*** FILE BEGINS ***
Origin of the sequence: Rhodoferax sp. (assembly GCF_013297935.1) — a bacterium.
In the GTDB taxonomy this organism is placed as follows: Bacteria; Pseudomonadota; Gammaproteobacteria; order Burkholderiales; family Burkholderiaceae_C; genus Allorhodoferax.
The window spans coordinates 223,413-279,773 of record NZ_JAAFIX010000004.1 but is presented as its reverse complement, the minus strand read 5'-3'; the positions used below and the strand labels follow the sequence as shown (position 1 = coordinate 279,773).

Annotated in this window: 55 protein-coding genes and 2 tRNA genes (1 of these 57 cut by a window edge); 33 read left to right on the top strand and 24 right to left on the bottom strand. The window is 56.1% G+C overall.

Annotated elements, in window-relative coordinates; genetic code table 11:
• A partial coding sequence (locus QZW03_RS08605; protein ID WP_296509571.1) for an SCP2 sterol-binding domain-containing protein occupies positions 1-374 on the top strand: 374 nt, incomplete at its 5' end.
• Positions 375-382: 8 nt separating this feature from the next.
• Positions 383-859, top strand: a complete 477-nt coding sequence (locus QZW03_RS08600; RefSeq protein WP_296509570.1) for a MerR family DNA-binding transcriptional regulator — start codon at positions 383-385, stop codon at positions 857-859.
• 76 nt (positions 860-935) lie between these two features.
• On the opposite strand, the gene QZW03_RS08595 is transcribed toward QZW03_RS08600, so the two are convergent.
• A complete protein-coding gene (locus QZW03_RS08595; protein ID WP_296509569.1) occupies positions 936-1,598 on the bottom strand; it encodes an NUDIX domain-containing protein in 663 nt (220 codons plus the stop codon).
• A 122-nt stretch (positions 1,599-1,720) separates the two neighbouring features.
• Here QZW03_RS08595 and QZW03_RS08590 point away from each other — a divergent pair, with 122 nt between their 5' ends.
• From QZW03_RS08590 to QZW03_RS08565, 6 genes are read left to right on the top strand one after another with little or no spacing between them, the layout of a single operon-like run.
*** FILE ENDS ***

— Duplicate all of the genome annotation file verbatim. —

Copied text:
Origin of the sequence: Rhodoferax sp. (assembly GCF_013297935.1) — a bacterium.
In the GTDB taxonomy this organism is placed as follows: Bacteria; Pseudomonadota; Gammaproteobacteria; order Burkholderiales; family Burkholderiaceae_C; genus Allorhodoferax.
The window spans coordinates 223,413-279,773 of record NZ_JAAFIX010000004.1 but is presented as its reverse complement, the minus strand read 5'-3'; the positions used below and the strand labels follow the sequence as shown (position 1 = coordinate 279,773).

Annotated in this window: 55 protein-coding genes and 2 tRNA genes (1 of these 57 cut by a window edge); 33 read left to right on the top strand and 24 right to left on the bottom strand. The window is 56.1% G+C overall.

Annotated elements, in window-relative coordinates; genetic code table 11:
• A partial coding sequence (locus QZW03_RS08605; protein ID WP_296509571.1) for an SCP2 sterol-binding domain-containing protein occupies positions 1-374 on the top strand: 374 nt, incomplete at its 5' end.
• Positions 375-382: 8 nt separating this feature from the next.
• Positions 383-859, top strand: a complete 477-nt coding sequence (locus QZW03_RS08600; RefSeq protein WP_296509570.1) for a MerR family DNA-binding transcriptional regulator — start codon at positions 383-385, stop codon at positions 857-859.
• 76 nt (positions 860-935) lie between these two features.
• On the opposite strand, the gene QZW03_RS08595 is transcribed toward QZW03_RS08600, so the two are convergent.
• A complete protein-coding gene (locus QZW03_RS08595; protein ID WP_296509569.1) occupies positions 936-1,598 on the bottom strand; it encodes an NUDIX domain-containing protein in 663 nt (220 codons plus the stop codon).
• A 122-nt stretch (positions 1,599-1,720) separates the two neighbouring features.
• Here QZW03_RS08595 and QZW03_RS08590 point away from each other — a divergent pair, with 122 nt between their 5' ends.
• From QZW03_RS08590 to QZW03_RS08565, 6 genes are read left to right on the top strand one after another with little or no spacing between them, the layout of a single operon-like run.